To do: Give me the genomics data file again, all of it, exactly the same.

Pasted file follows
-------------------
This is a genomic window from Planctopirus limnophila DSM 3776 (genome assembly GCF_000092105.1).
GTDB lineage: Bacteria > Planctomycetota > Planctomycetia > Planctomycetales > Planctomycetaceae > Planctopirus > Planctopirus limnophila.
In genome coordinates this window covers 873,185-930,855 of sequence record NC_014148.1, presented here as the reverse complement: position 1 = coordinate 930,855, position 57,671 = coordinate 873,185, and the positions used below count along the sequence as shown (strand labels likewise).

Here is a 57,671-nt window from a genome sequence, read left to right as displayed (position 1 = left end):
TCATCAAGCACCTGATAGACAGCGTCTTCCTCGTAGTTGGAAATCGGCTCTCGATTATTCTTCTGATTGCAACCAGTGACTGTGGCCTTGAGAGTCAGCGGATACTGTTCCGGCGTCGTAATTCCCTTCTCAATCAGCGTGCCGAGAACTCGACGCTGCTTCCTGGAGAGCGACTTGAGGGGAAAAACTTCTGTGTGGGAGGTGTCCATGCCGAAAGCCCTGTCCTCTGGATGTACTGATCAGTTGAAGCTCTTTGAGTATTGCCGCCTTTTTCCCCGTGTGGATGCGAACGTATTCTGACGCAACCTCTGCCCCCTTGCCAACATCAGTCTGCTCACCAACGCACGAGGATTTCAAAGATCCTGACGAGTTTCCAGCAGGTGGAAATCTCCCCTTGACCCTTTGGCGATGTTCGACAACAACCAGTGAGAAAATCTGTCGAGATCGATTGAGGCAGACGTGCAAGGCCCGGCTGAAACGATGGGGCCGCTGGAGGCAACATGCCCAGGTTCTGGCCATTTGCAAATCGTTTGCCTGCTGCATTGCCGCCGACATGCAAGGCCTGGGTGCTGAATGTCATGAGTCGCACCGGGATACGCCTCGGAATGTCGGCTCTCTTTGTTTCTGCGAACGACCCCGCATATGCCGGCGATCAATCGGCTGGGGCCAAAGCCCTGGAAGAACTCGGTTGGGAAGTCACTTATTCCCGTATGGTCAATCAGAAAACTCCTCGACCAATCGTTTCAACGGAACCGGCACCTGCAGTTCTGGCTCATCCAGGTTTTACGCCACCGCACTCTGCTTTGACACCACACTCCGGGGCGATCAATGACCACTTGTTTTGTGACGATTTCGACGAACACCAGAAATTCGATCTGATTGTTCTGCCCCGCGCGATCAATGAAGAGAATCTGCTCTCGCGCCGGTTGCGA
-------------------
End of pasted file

This is a genomic window from Planctopirus limnophila DSM 3776 (genome assembly GCF_000092105.1).
GTDB lineage: Bacteria > Planctomycetota > Planctomycetia > Planctomycetales > Planctomycetaceae > Planctopirus > Planctopirus limnophila.
In genome coordinates this window covers 873,185-930,855 of sequence record NC_014148.1, presented here as the reverse complement: position 1 = coordinate 930,855, position 57,671 = coordinate 873,185, and the positions used below count along the sequence as shown (strand labels likewise).

Here is a 57,671-nt window from a genome sequence, read left to right as displayed (position 1 = left end):
TCATCAAGCACCTGATAGACAGCGTCTTCCTCGTAGTTGGAAATCGGCTCTCGATTATTCTTCTGATTGCAACCAGTGACTGTGGCCTTGAGAGTCAGCGGATACTGTTCCGGCGTCGTAATTCCCTTCTCAATCAGCGTGCCGAGAACTCGACGCTGCTTCCTGGAGAGCGACTTGAGGGGAAAAACTTCTGTGTGGGAGGTGTCCATGCCGAAAGCCCTGTCCTCTGGATGTACTGATCAGTTGAAGCTCTTTGAGTATTGCCGCCTTTTTCCCCGTGTGGATGCGAACGTATTCTGACGCAACCTCTGCCCCCTTGCCAACATCAGTCTGCTCACCAACGCACGAGGATTTCAAAGATCCTGACGAGTTTCCAGCAGGTGGAAATCTCCCCTTGACCCTTTGGCGATGTTCGACAACAACCAGTGAGAAAATCTGTCGAGATCGATTGAGGCAGACGTGCAAGGCCCGGCTGAAACGATGGGGCCGCTGGAGGCAACATGCCCAGGTTCTGGCCATTTGCAAATCGTTTGCCTGCTGCATTGCCGCCGACATGCAAGGCCTGGGTGCTGAATGTCATGAGTCGCACCGGGATACGCCTCGGAATGTCGGCTCTCTTTGTTTCTGCGAACGACCCCGCATATGCCGGCGATCAATCGGCTGGGGCCAAAGCCCTGGAAGAACTCGGTTGGGAAGTCACTTATTCCCGTATGGTCAATCAGAAAACTCCTCGACCAATCGTTTCAACGGAACCGGCACCTGCAGTTCTGGCTCATCCAGGTTTTACGCCACCGCACTCTGCTTTGACACCACACTCCGGGGCGATCAATGACCACTTGTTTTGTGACGATTTCGACGAACACCAGAAATTCGATCTGATTGTTCTGCCCCGCGCGATCAATGAAGAGAATCTGCTCTCGCGCCGGTTGCGA